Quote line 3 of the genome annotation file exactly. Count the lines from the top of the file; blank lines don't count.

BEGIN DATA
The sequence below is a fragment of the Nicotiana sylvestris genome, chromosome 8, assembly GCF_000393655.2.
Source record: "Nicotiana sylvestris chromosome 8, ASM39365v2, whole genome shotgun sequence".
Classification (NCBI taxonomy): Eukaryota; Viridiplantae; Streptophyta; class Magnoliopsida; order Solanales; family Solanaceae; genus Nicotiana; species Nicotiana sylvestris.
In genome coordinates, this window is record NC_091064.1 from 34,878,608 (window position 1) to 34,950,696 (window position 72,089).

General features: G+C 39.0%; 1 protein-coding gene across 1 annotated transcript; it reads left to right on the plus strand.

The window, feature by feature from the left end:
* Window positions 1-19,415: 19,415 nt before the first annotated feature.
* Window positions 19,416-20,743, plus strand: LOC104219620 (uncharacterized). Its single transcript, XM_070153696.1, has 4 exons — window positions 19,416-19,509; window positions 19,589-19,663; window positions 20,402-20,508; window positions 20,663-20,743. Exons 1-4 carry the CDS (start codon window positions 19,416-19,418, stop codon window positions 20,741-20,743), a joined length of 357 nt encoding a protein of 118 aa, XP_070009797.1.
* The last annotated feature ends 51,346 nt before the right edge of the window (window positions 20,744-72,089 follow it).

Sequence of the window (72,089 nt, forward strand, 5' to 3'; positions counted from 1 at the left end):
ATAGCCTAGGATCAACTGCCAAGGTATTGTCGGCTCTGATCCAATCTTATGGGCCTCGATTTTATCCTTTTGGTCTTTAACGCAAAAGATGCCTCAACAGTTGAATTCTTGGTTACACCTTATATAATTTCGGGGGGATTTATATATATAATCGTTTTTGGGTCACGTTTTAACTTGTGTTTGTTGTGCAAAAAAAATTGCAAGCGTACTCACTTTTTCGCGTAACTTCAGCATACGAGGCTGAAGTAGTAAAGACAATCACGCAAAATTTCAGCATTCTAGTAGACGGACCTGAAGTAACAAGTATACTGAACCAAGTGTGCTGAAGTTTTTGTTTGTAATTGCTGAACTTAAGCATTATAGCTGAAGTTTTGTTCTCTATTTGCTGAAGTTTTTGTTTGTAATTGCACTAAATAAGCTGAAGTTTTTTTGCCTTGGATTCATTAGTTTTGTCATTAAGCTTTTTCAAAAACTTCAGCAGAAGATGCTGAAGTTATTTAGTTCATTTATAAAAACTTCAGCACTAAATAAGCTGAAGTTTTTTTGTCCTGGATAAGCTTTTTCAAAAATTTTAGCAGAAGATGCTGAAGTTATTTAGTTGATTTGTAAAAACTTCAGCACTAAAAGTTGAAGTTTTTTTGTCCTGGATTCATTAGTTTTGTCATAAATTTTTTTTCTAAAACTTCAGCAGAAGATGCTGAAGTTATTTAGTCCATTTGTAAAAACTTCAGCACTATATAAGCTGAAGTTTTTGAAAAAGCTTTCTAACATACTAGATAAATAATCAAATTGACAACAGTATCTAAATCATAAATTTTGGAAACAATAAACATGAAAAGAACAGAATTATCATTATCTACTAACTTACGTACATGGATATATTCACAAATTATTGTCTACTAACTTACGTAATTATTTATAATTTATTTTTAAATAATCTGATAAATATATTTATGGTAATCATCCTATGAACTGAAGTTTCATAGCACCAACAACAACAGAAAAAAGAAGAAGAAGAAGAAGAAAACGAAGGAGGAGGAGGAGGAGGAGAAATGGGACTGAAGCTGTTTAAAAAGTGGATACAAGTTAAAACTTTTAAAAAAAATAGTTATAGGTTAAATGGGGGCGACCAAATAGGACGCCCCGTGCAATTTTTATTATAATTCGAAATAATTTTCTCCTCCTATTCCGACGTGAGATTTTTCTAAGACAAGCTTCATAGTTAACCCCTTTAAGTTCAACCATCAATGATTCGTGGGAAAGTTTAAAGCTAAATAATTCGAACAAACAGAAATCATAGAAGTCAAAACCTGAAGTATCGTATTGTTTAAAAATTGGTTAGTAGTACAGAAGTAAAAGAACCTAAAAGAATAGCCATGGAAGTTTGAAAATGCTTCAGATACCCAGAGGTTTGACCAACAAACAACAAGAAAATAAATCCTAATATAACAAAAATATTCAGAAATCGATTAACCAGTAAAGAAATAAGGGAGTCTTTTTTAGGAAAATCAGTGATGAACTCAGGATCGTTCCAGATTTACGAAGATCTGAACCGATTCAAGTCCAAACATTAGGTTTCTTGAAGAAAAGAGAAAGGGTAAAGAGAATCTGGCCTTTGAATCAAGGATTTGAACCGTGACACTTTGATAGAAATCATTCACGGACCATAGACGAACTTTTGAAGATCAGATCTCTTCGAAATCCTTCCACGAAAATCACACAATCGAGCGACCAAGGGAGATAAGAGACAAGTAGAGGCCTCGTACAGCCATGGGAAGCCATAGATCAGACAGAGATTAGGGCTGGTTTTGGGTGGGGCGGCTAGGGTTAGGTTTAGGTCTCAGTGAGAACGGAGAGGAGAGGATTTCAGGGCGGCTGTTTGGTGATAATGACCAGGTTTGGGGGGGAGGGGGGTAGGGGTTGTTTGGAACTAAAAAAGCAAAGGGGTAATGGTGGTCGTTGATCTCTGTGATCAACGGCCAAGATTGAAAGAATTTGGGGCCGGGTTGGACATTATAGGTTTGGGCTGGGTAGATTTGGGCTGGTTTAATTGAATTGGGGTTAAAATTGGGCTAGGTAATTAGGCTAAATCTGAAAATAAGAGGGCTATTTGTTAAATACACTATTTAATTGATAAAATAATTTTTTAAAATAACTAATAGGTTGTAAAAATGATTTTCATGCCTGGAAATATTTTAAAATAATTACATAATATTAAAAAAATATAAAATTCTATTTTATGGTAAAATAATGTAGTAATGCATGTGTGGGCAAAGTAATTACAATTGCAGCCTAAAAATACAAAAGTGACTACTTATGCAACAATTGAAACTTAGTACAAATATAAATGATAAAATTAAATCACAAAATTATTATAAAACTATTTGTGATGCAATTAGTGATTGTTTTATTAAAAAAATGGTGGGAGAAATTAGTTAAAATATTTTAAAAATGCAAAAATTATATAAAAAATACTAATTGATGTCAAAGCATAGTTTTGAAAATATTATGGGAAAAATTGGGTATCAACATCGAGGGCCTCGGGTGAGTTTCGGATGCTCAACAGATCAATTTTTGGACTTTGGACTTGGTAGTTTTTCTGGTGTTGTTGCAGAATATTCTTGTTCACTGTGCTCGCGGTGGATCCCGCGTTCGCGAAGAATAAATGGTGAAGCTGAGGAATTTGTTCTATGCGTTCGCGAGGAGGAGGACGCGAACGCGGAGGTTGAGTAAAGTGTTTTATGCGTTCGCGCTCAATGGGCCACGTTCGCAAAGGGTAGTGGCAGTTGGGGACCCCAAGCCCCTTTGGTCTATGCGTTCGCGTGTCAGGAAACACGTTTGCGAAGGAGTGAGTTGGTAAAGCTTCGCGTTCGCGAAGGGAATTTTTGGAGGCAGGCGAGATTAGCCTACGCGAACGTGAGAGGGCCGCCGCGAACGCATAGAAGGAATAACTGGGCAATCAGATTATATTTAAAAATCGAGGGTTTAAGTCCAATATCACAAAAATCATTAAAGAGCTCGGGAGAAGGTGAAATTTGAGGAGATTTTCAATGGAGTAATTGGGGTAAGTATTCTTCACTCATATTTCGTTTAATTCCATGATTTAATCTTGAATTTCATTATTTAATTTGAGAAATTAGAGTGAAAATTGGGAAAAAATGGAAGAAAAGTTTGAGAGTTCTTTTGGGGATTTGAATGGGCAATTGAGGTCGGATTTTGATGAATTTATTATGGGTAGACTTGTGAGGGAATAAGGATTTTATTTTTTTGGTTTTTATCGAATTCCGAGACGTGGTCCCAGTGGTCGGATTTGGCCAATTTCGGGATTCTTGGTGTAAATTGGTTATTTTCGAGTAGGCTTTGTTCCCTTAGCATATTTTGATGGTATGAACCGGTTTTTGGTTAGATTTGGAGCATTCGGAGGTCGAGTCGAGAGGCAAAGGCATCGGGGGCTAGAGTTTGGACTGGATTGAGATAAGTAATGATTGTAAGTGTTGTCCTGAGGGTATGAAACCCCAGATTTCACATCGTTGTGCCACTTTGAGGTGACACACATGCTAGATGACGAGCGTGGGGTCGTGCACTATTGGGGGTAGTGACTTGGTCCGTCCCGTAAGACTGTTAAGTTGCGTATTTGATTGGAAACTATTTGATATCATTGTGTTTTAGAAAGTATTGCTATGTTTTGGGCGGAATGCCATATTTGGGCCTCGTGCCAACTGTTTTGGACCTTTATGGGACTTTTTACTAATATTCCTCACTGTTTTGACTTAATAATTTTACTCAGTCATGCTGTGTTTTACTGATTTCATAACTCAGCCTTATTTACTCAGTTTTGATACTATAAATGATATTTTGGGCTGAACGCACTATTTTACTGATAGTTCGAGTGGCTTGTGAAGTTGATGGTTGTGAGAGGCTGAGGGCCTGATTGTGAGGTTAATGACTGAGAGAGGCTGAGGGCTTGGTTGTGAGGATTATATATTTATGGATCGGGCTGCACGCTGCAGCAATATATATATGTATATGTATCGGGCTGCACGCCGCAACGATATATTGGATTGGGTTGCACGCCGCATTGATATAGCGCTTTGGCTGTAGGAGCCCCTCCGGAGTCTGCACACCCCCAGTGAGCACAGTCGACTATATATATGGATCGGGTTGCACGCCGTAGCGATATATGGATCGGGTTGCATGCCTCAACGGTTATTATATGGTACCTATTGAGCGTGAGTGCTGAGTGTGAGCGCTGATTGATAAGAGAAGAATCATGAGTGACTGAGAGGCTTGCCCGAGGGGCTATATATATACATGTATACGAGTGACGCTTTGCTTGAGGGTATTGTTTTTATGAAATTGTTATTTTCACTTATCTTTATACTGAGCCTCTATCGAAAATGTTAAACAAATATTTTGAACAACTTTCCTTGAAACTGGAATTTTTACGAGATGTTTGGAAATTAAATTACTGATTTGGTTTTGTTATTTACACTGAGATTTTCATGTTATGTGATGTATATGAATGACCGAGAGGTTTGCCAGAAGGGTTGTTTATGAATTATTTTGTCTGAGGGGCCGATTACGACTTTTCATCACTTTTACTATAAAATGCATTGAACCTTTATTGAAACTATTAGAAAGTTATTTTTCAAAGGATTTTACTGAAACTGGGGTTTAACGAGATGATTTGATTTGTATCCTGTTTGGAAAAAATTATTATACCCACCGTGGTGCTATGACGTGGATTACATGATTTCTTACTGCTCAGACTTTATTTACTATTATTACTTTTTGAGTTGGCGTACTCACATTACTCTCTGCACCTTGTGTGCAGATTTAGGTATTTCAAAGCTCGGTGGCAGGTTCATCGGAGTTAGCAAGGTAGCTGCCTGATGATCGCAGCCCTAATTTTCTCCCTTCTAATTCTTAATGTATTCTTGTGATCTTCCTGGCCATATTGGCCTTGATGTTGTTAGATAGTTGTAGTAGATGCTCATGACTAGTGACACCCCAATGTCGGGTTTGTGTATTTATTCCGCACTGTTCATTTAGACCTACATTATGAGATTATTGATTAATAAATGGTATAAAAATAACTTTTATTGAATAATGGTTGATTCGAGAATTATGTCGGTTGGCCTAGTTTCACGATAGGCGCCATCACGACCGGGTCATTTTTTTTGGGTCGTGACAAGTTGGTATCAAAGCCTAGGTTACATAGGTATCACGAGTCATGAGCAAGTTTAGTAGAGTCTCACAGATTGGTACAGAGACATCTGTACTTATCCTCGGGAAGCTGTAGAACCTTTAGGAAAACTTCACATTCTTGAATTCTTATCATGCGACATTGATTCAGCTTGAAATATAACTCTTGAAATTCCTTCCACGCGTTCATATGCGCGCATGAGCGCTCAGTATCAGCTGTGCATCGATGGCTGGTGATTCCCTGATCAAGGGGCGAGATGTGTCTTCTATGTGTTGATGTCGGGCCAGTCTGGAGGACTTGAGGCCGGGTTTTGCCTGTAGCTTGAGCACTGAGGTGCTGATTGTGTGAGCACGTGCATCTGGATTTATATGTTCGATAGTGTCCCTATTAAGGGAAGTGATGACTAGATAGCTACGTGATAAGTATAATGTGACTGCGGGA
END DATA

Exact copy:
Classification (NCBI taxonomy): Eukaryota; Viridiplantae; Streptophyta; class Magnoliopsida; order Solanales; family Solanaceae; genus Nicotiana; species Nicotiana sylvestris.